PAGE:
Overview of the U.S. Food and Drug Administration Bacterial Analytical Manual (FDA‐BAM) workflow for the detection, isolation and subtyping of Salmonella (Andrews et al., 2011). Detection and isolation of Salmonella requires 5 days. Subsequent confirmation and subtyping may take up to a week longer. Various, newer molecular methods such as PCR/qPCR, MS, WGS and metagenomics, may shorten the time to result and may be incorporated into the workflow at the indicated steps.
© Copyright Policy - creativeCommonsBy
Related In: Results  -  Collection

License
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getmorefigures.php?uid=PMC4835567&req=5

mbt212359-fig-0001: Overview of the U.S. Food and Drug Administration Bacterial Analytical Manual (FDA‐BAM) workflow for the detection, isolation and subtyping of Salmonella (Andrews et al., 2011). Detection and isolation of Salmonella requires 5 days. Subsequent confirmation and subtyping may take up to a week longer. Various, newer molecular methods such as PCR/qPCR, MS, WGS and metagenomics, may shorten the time to result and may be incorporated into the workflow at the indicated steps.
Mentions: Current testing of food and environmental samples for the presence of Salmonella can be divided into three stages: (i) detection of the pathogen; (ii) identification of the isolate as Salmonella and its specific serovar designation; and (iii) subtyping of the isolate for association with any clinical cases of salmonellosis. Detection methods rely on traditional bacterial culture procedures that employ the use of serial enrichments with increasing selectivity culminating in the isolation of Salmonella on selective‐differential agar plates (Fig. 1) (Andrews et al., 2011; USDA FSIS, 2014). The process takes up to 5 days to gather a presumptive positive isolate. Confirmation relies on traditional biochemical testing of sugar and nutrient utilization media, which can take days to complete. Even with newer automated technologies that permit simultaneous testing of multiple analytes at least 24 h is needed for a confirmation of Salmonella. DNA finger printing techniques, such as pulsed‐field gel electrophoresis (PFGE), ribotyping and intergenic sequence (IGS) ribotyping have all been used to subtype Salmonella isolates. All these techniques are based on a similar idea of examining DNA size differences on an agarose gel. For ribotyping, genomic DNA is digested, separated on an agarose gel and then hybridized to rRNA operons to visualize the banding pattern. After comparison to a database of fingerprints species, serovar and occasionally strain identifications can be made (Bailey et al., 2002). More discriminatory power maybe available with IGS ribotyping, where the size differences found within the intergenic spacer regions between 16S and 23S rRNA regions are examined. Here, the regions are amplified by polymerase chain reaction (PCR) before gel electrophoresis is done. The banding patterns allow for differentiation between strains of Salmonella within a serovar (Brown, 2001). Neither of these techniques has been widely adopted. Federal and State agencies within the United States and many other countries around the world rely on PFGE to subtype Salmonella. For this technique, genomic DNA is digested by the restriction endonuclease XbaI. The DNA fragments are separated on an agarose gel subjected to a pulsed electric field. DNA is visualized by ethidium bromide staining and fingerprints are analysed using specific software available in BioNumberics (Applied Maths) (Ribot et al., 2006). The power of PFGE is the ability to compare the resultant fingerprint patterns to a large national database housed and maintained by the Centers for Disease Control and Prevention (CDC), aka the PulseNet reference library (Swaminathan et al., 2001). The use of PFGE and the implementation of PulseNet have greatly increased the United State's ability of track and trace back illness clusters and outbreaks. Unfortunately, PFGE still requires a pure isolate and a minimum of 3 days to complete (Ribot et al., 2006).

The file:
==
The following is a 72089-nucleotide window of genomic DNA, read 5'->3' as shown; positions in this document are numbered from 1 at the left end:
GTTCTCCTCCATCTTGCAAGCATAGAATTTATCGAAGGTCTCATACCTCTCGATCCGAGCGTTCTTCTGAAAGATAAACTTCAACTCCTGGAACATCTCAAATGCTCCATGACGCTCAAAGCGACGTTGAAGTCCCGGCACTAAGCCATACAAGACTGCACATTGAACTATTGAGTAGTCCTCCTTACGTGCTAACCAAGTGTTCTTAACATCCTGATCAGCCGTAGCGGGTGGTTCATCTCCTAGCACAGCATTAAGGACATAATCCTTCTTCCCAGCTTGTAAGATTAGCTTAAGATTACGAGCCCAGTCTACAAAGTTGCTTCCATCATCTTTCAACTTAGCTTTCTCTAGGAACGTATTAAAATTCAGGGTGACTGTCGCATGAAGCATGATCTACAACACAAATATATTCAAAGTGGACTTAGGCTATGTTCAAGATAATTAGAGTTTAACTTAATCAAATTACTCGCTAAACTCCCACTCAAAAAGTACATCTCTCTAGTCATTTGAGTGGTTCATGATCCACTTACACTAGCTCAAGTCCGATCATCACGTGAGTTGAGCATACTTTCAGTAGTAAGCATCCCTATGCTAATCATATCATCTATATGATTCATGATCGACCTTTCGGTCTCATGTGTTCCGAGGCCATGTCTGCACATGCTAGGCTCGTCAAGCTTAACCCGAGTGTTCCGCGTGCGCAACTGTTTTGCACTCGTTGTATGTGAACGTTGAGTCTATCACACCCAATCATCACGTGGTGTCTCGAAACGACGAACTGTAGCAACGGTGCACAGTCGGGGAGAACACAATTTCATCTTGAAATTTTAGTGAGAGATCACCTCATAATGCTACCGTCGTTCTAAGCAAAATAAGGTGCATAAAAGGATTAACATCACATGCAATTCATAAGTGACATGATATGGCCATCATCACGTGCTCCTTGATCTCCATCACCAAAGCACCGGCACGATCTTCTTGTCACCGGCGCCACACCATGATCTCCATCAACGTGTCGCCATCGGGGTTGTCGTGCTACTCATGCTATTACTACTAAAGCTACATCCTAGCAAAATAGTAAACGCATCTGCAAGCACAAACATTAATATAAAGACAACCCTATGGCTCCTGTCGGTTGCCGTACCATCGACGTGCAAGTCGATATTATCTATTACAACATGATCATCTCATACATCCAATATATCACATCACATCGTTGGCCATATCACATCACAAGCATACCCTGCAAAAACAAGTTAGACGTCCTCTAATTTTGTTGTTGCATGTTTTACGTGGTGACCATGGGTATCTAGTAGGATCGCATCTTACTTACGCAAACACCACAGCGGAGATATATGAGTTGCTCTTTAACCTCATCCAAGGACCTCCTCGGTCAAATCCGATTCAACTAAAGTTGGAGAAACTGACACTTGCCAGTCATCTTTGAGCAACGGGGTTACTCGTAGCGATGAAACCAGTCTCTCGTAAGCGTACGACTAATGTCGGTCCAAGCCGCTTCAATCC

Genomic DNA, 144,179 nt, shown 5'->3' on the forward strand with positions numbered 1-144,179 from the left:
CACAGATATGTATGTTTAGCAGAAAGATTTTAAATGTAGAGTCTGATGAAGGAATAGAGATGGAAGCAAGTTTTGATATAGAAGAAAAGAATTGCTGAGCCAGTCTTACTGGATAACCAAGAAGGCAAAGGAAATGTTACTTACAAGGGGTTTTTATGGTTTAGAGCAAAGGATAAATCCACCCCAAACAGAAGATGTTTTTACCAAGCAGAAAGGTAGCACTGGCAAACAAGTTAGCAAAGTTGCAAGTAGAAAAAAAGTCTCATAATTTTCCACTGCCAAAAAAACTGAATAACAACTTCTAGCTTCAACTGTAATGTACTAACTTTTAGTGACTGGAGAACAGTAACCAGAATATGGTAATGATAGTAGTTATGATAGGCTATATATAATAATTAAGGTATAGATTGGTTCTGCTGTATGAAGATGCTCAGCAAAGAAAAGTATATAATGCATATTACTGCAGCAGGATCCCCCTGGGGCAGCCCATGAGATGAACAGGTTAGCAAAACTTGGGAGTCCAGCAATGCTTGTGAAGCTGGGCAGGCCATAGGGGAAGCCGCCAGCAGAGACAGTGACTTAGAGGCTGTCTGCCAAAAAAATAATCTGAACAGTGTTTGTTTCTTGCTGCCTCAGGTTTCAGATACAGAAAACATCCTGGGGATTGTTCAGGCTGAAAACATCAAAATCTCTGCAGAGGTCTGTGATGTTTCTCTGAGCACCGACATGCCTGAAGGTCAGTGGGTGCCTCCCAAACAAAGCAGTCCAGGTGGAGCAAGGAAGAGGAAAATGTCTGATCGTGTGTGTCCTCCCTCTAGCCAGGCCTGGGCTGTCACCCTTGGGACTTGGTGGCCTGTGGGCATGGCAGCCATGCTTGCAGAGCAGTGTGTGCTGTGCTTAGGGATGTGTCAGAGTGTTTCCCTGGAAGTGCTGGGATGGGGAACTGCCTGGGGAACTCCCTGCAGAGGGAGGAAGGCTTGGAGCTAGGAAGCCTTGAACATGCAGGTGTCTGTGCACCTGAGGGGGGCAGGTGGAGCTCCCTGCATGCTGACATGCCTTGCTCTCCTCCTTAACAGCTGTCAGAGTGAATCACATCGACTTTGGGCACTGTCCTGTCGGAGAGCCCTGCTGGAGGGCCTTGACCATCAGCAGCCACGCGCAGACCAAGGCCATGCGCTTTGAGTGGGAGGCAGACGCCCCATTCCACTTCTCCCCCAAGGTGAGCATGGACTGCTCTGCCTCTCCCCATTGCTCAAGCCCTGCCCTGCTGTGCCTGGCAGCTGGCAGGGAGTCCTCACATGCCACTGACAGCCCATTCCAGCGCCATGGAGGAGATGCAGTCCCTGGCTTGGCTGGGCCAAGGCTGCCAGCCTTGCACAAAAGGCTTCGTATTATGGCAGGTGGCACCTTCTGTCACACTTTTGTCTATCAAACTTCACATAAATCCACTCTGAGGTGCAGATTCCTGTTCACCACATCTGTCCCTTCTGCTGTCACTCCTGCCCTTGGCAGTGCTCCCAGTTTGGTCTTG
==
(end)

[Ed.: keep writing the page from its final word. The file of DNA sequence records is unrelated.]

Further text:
Bottom Line: Rapid, reliable detection and identification of this pathogen in food and environmental sources is key to safeguarding the food supply.Unfortunately, the time to result is too long to effectively monitor foodstuffs, especially those with very short shelf lives.Advances in traditional microbiology and molecular biology over the past 25 years have greatly improved the speed at which this pathogen is detected.

View Article: PubMed Central - PubMed

Affiliation: Center for Food Safety and Applied Nutrition, U.S. Food and Drug Administration, College Park, MD, USA.

No MeSH data available.


Related in: MedlinePlus